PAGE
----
Who could have predicted, a few years ago, that Mischief Theatre – who once performed a fringe show in which the cast outnumbered the audience – would one day have no less than three successful plays running simultaneously in the West End? Following the runaway success of The Play That Goes Wrong and Peter Pan Goes Wrong, the company’s latest show is a fast, frantic and totally bonkers comedy about a bank robbery. Which, coincidentally, is also the name of the play.
Written by Henry Lewis, Jonathan Sayer and Henry Shields, this is the story of Mitch (Henry Shields), Cooper (Greg Tannahill), Caprice (Charlie Russell) and Sam (Dave Hearn), a gang of incompetent crooks in 1950s America trying to steal a Hungarian prince’s diamond from the town bank. But first they have to get past bank manager Robin Freeboys (Henry Lewis), 67-year-old intern Warren (Jonathan Sayer) and perplexed cop Officer Shuck (Jeremy Lloyd), among a multitude of other dysfunctional characters (most of them played – sometimes simultaneously – by the endlessly versatile Chris Leask). Will they manage to steal the diamond? Will they make it out alive? And who will get the girl? There’s only one way to find out…
It almost goes without saying that The Comedy about a Bank Robbery is very funny; although a few of the wordplay gags do go on just a fraction too long, that’s easy to forgive in a show that’s essentially two hours of pure escapism and joyful mayhem. The show understands and revels in its limitations, turning them into running jokes and inviting the audience to suspend our disbelief and just go with it – and it’s a testament to the charm of the show and its characters that we’re more than willing to do exactly that.
Despite being a brand new play and the first to move away from the ‘British actors destroying beloved classics’ format, this is recognisably the same company that brought us the Goes Wrong plays. The comic timing and attention to detail are still flawless (it takes a lot of care and skill to do everything so wrong, and somehow get it so right), but Mark Bell’s production is even faster and much more complex, with some impressive – and fearless – physical feats, lightning fast costume and set changes, and a script peppered with running gags so recognisable the audience is often laughing before anyone’s even opened their mouth.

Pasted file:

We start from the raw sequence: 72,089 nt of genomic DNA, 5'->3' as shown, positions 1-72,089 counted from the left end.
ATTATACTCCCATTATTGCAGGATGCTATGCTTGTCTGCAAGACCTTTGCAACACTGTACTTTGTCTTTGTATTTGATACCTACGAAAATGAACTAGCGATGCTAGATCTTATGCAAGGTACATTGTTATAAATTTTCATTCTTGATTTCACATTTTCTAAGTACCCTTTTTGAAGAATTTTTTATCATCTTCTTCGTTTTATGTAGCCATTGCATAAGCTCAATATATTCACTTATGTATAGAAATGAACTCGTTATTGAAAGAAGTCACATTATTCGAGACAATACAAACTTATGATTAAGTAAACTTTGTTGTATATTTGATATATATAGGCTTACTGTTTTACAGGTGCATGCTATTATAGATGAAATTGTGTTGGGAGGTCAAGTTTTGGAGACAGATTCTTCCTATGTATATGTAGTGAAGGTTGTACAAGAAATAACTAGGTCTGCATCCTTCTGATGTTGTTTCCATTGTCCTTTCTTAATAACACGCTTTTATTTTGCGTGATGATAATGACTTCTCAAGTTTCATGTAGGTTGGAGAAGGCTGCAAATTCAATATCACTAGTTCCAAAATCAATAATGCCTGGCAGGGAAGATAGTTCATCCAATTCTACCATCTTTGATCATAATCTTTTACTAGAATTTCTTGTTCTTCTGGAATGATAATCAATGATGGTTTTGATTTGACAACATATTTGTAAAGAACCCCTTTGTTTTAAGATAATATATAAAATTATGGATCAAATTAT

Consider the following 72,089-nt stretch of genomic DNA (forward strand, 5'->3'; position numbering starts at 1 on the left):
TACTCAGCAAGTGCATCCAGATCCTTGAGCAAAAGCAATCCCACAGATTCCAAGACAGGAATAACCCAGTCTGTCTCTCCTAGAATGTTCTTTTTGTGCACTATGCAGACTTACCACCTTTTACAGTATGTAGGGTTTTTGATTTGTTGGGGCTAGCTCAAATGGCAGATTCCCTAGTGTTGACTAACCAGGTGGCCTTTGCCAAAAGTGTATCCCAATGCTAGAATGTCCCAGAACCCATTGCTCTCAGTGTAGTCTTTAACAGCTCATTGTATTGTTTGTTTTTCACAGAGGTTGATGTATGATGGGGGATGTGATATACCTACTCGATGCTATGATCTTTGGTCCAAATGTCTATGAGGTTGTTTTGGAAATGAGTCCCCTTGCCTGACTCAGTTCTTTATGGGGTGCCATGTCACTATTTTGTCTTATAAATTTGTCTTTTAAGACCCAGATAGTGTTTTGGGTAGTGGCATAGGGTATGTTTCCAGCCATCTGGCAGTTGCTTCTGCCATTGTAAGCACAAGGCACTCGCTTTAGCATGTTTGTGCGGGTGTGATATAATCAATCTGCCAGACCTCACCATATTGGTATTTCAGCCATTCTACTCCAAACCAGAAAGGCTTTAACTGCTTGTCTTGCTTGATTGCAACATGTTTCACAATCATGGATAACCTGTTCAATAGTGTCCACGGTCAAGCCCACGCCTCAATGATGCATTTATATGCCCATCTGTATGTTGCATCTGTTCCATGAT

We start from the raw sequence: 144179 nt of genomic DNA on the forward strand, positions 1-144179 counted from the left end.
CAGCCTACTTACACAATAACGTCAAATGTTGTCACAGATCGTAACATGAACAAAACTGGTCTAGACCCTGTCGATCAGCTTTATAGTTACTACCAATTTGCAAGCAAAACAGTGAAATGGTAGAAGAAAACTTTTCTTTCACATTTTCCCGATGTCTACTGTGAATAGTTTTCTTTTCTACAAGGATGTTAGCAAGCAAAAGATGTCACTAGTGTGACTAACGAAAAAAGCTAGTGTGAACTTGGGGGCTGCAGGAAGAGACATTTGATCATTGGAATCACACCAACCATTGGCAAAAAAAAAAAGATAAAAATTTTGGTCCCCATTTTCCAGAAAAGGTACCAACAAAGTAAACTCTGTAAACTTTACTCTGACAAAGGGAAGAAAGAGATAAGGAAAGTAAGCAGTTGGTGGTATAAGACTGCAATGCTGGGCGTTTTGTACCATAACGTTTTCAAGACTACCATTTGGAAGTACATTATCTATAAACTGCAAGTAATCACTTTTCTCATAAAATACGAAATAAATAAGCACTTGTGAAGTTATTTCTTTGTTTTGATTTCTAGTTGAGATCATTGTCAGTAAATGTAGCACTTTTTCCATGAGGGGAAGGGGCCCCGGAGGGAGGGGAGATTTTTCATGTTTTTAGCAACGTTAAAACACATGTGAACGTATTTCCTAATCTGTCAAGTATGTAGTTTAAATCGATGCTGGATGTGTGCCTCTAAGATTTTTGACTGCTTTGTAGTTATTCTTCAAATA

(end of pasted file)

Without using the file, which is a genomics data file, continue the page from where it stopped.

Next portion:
It’s not just the spectators who are enjoying themselves though; the cast also appear to be having the time of their lives, despite rarely getting a moment’s rest. The play is such a team effort that it’s difficult to pick standout performances, although I must admit to falling slightly in love with Jonathan Sayer’s forgetful pensioner Warren and Greg Tannahill’s enthusiastic but incredibly useless Cooper. Nancy Zamit also wows us with her vocals as she leads the cast in an a cappella doo-wop themed soundtrack (it’s exactly as randomly brilliant as it sounds).
The Comedy about a Bank Robbery offers both existing fans and first-timers the opportunity to enjoy the Mischief Theatre genius, and it’s a chance not to be missed. This company’s meteoric rise to award-winning West End glory is not only thoroughly deserved; if there’s any justice, it’s also far from over.
Review by Liz Dyer
One giant diamond.
Eight incompetent crooks.
And a security guard asleep on the job.
What could possibly go right?
Written by and starring the Mischief Theatre Company who brought you the 2015 Olivier award-winning Best New Comedy “The Play That Goes Wrong” and “Peter Pan Goes Wrong”, book now, to be entertained by their unique brand of humour in this hilarious new show.
It would be criminal to miss it.
Age Restrictions: Suitable for 10+
The Comedy About A Bank Robbery
Piccadilly Circus, London, SW1Y 4XA